Baltimore is expanding its public surveillance network to include private security cameras that city officials hope will quadruple the number of digital eyes on neighborhoods and make residents and business owners feel more secure, reports the Baltimore Sun.
Baltimore has nearly 700 pole cameras, and wants access to private cameras, too, where they’ll spy on citizens 24/7.
The new city database builds on the Police Department’s arrangements with several large organizations that have granted the agency access to their security cameras. Officers spy on visitors to Johns Hopkins Hospital, riders on Maryland Transit Administration buses and shoppers at Harborplace and The Gallery downtown, among other locations.
The database will act as a directory of cameras with information on where each is located, its owner and how long footage is retained. The listings will then be built into an interactive map.
The city launched a program two years in the making that gives police quicker access to the hundreds of private cameras mounted outside of businesses and homes around Baltimore. The voluntary program allows property owners to be part of the CitiWatch Community Partnership
, which maps where cameras are located and points detectives to available security footage.
CitiWatch Community Partnership, is being funded with a $53,000 grant from the Abell Foundation. The city will use the money, in part, to build the database through which the Police Department will have access to feeds from the cameras of businesses that opt to take part. The grant also will pay for outreach to businesses.
The first 300 cameras cost about $10 million to install, with $3 million coming from the city budget and the rest from federal Homeland Security (UASI) funds and money seized from drug dealers. Police spokesman Anthony Guglielmi said the city spends $1.4 million a year to operate the system.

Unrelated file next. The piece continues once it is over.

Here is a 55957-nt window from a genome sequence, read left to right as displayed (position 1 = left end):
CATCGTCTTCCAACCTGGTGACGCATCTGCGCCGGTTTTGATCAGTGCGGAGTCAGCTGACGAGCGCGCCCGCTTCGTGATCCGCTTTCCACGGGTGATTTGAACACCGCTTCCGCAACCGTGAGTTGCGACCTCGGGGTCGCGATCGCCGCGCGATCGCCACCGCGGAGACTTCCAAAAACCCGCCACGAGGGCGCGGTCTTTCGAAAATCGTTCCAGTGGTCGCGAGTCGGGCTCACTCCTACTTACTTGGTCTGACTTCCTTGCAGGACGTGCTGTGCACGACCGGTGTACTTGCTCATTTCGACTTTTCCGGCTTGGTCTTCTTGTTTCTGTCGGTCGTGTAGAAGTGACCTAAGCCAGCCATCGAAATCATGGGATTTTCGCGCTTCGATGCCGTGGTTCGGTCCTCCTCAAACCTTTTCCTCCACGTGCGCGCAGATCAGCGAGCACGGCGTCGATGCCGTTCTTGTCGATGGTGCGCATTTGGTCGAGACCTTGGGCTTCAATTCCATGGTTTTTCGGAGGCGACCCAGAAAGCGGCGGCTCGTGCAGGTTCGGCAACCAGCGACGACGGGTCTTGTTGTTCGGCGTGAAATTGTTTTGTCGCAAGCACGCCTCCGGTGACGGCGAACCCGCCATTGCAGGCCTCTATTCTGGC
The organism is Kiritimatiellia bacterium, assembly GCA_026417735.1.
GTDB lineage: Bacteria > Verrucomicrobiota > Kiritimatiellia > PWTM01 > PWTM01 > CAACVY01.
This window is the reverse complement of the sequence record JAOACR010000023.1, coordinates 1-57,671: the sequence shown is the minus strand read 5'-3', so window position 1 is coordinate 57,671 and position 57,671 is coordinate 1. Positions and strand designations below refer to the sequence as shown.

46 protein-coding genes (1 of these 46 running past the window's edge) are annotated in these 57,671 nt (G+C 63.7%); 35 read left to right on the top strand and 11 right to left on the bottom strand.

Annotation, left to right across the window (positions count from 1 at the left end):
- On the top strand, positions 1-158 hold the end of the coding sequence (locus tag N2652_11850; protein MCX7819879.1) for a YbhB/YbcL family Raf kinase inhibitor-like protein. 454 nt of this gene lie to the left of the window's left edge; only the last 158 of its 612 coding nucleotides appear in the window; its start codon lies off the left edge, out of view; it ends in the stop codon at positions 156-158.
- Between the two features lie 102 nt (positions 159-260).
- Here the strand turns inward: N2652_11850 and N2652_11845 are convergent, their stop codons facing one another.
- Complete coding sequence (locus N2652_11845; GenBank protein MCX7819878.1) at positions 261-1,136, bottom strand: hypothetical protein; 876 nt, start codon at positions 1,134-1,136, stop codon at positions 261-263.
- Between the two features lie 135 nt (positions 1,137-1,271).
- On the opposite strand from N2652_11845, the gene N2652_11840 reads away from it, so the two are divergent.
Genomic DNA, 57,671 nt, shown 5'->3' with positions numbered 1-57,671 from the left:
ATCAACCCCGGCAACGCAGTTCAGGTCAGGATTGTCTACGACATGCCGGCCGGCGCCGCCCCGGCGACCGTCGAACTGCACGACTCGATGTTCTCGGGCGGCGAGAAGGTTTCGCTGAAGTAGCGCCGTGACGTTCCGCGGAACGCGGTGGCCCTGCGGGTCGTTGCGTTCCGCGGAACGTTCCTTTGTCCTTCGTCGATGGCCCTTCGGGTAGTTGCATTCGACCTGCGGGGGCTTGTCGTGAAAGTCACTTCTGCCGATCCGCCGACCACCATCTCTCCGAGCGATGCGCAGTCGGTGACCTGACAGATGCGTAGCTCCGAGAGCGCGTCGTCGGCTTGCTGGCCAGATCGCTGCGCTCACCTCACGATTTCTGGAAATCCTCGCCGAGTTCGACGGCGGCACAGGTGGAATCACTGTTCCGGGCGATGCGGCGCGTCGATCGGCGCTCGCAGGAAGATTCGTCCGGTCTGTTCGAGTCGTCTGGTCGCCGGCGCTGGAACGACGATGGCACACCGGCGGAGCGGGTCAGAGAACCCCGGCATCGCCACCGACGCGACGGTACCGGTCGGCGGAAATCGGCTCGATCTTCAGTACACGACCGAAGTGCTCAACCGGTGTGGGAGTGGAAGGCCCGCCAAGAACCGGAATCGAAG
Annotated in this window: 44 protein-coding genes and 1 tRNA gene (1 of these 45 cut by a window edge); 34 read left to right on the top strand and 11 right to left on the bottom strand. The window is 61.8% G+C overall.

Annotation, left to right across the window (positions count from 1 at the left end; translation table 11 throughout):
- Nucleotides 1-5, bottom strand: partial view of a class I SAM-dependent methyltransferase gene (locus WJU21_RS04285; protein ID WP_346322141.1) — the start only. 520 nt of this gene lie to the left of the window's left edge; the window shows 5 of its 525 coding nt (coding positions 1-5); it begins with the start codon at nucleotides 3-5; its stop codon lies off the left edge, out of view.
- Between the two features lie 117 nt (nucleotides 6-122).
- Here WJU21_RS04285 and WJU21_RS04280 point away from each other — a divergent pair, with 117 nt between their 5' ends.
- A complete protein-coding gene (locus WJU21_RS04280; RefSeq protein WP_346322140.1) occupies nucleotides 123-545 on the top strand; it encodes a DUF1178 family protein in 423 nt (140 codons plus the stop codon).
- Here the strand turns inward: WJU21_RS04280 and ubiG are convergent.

Philadelphia, San Jose, Calif., and Chicago are among other cities that have similar private security camera registries or networks. In St. Louis, the American Civil Liberties Union released a report this month saying the plethora of surveillance cameras is threatening residents’ right to privacy. The report recommended that “any private cameras that become part of a larger government network need to maintain the same standards and procedures that govern the network.”
The ACLU has written numerous articles warning Americans of the dangers of mass surveillance, here’s a few you should read:
The state agreed to spend nearly $700,000 in federal stimulus funds to upgrade the video system at terminals including North Locust Point, South Locust Point and Fairfield.
The city action comes as the Maryland Port Administration is enhancing its surveillance in Baltimore
CitiWatch & SecuredCities
are both tied to DHS, SecuredCities tag line is “Secured Campus, Secured Transit, Secured Healthcare” Yes, you read that right DHS is spying on your healthcare records!
SecuredCities is funded by DHS grants
, DHS claims to be focused on high-risk cities, DHS also recommends using private businesses to fund their spying. If you guessed its for your safety, you get a gold star!
The Rawlings-Blake’s administration moved away from the blinking “blue light” cameras that became ubiquitous in some of Baltimore’s most crime-ridden neighborhoods. The city has been taking them out of service and adding cameras that stand out less, officials said.
Blinking “blue light” surveillance cameras in Baltimore are so bad Kenny Colvin wrote a rap song about it, the lyrics …”so tired of blue lights” should send shivers down your spine:
The expanding camera program was an issue of concern for former State’s Attorney Patricia C. Jessamy, who said the cameras resulted in few arrests for violent crimes. After studying the program for one year, Jessamy said the vast majority of those arrested were for drug offenses.
The city’s Board of Estimates agreed last week to create a database that will make it easier for businesses to give the Police Department access to their private security cameras. The result could be hundreds more cameras connected to the city’s system.
“We’re going to focus on even small people, like mom-and-pop stores,” said Ian Brennan, a spokesman for Mayor Stephanie Rawlings-Blake. “We’ve got to go do the outreach: ‘Hey, do you have a camera? Would you like to help?'”
Here’s what DHS/police are really asking: Would you like to help spy on innocent citizens?